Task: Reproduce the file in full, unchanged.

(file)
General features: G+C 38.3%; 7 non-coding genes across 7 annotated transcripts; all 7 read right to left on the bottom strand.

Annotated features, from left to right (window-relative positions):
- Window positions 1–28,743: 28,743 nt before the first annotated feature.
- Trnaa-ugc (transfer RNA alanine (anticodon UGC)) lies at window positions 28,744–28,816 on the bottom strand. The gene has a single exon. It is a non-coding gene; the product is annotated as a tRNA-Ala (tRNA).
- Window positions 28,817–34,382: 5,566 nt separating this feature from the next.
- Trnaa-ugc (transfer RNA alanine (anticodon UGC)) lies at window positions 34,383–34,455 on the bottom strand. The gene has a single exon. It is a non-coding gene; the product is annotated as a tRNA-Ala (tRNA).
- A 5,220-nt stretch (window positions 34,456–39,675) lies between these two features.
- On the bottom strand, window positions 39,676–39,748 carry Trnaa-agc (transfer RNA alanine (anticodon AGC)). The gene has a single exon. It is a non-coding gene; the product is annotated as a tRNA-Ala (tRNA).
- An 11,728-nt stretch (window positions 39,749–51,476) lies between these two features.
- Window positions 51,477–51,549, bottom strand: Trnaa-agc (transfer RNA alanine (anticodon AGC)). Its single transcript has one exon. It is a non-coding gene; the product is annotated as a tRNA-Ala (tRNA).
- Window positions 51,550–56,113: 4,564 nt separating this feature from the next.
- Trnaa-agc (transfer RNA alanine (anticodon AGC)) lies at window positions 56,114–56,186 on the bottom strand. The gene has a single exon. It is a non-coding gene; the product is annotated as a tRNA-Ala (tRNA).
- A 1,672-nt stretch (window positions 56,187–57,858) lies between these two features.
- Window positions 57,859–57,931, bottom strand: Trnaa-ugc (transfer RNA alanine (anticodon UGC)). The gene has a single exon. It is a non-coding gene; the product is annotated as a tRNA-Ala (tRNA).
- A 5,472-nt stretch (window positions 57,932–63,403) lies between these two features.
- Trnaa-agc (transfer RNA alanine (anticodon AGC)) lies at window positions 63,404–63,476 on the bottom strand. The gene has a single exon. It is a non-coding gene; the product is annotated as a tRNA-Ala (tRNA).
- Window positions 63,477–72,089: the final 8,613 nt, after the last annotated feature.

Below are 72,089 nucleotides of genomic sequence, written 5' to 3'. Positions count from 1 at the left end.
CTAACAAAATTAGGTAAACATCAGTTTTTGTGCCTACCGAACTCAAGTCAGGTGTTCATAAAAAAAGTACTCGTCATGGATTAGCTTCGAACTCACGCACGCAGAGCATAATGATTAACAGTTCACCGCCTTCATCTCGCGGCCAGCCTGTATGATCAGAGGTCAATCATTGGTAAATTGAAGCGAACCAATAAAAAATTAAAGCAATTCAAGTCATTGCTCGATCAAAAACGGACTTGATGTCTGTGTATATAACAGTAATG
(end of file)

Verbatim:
General features: G+C 38.3%; 7 non-coding genes across 7 annotated transcripts; all 7 read right to left on the bottom strand.

Annotated features, from left to right (window-relative positions):
- Window positions 1–28,743: 28,743 nt before the first annotated feature.
- Trnaa-ugc (transfer RNA alanine (anticodon UGC)) lies at window positions 28,744–28,816 on the bottom strand. The gene has a single exon. It is a non-coding gene; the product is annotated as a tRNA-Ala (tRNA).
- Window positions 28,817–34,382: 5,566 nt separating this feature from the next.
- Trnaa-ugc (transfer RNA alanine (anticodon UGC)) lies at window positions 34,383–34,455 on the bottom strand. The gene has a single exon. It is a non-coding gene; the product is annotated as a tRNA-Ala (tRNA).
- A 5,220-nt stretch (window positions 34,456–39,675) lies between these two features.
- On the bottom strand, window positions 39,676–39,748 carry Trnaa-agc (transfer RNA alanine (anticodon AGC)). The gene has a single exon. It is a non-coding gene; the product is annotated as a tRNA-Ala (tRNA).
- An 11,728-nt stretch (window positions 39,749–51,476) lies between these two features.
- Window positions 51,477–51,549, bottom strand: Trnaa-agc (transfer RNA alanine (anticodon AGC)). Its single transcript has one exon. It is a non-coding gene; the product is annotated as a tRNA-Ala (tRNA).
- Window positions 51,550–56,113: 4,564 nt separating this feature from the next.
- Trnaa-agc (transfer RNA alanine (anticodon AGC)) lies at window positions 56,114–56,186 on the bottom strand. The gene has a single exon. It is a non-coding gene; the product is annotated as a tRNA-Ala (tRNA).
- A 1,672-nt stretch (window positions 56,187–57,858) lies between these two features.
- Window positions 57,859–57,931, bottom strand: Trnaa-ugc (transfer RNA alanine (anticodon UGC)). The gene has a single exon. It is a non-coding gene; the product is annotated as a tRNA-Ala (tRNA).
- A 5,472-nt stretch (window positions 57,932–63,403) lies between these two features.
- Trnaa-agc (transfer RNA alanine (anticodon AGC)) lies at window positions 63,404–63,476 on the bottom strand. The gene has a single exon. It is a non-coding gene; the product is annotated as a tRNA-Ala (tRNA).
- Window positions 63,477–72,089: the final 8,613 nt, after the last annotated feature.

Below are 72,089 nucleotides of genomic sequence, written 5' to 3'. Positions count from 1 at the left end.
CTAACAAAATTAGGTAAACATCAGTTTTTGTGCCTACCGAACTCAAGTCAGGTGTTCATAAAAAAAGTACTCGTCATGGATTAGCTTCGAACTCACGCACGCAGAGCATAATGATTAACAGTTCACCGCCTTCATCTCGCGGCCAGCCTGTATGATCAGAGGTCAATCATTGGTAAATTGAAGCGAACCAATAAAAAATTAAAGCAATTCAAGTCATTGCTCGATCAAAAACGGACTTGATGTCTGTGTATATAACAGTAATG